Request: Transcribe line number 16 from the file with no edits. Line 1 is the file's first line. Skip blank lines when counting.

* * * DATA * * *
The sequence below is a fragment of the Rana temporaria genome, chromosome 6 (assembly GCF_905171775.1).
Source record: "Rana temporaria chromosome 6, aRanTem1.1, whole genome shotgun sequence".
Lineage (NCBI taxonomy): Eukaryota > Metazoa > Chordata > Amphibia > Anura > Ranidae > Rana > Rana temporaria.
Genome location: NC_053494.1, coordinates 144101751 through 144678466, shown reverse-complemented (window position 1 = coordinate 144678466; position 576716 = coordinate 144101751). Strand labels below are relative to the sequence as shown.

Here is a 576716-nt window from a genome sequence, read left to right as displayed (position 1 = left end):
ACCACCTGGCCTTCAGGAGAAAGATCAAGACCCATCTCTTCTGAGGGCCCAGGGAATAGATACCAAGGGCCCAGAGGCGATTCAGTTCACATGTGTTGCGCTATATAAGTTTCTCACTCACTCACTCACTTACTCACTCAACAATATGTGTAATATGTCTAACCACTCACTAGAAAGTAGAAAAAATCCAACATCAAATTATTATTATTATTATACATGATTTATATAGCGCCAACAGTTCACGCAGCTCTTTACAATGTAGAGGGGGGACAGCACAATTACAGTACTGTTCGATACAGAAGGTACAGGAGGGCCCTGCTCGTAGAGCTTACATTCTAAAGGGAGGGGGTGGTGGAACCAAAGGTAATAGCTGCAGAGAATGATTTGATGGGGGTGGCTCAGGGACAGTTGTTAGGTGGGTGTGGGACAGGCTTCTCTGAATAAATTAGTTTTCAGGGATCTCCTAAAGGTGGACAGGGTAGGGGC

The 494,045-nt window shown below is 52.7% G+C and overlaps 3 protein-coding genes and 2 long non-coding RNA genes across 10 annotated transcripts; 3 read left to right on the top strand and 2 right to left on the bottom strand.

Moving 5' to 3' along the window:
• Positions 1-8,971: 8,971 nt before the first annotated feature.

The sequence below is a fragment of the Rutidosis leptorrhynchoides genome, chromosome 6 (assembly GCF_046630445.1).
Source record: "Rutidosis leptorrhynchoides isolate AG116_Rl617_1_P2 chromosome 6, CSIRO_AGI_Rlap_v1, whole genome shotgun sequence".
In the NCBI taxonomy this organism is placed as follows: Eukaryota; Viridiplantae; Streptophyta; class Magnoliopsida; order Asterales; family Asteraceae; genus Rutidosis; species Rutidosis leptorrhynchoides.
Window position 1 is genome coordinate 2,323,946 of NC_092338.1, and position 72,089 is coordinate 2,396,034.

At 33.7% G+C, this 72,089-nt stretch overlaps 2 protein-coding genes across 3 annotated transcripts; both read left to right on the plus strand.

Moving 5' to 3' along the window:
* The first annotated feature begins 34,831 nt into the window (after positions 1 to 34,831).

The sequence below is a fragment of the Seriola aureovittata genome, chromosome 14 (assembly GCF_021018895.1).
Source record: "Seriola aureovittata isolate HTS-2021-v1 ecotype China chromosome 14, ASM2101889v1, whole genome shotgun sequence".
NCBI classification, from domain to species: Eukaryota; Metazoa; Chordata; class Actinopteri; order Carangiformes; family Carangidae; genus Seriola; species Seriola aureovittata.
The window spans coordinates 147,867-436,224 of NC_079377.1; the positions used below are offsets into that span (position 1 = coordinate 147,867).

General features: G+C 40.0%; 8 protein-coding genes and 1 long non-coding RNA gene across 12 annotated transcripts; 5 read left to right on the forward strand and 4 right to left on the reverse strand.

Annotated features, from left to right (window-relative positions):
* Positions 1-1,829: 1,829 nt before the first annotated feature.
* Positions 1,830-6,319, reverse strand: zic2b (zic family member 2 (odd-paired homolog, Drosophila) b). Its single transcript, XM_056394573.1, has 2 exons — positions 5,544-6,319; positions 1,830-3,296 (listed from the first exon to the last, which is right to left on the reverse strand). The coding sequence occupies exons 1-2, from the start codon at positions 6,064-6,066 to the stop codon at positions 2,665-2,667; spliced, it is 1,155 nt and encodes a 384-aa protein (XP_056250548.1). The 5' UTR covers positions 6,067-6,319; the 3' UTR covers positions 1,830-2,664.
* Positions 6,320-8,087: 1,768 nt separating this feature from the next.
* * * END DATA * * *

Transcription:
* The first annotated feature begins 34,831 nt into the window (after positions 1 to 34,831).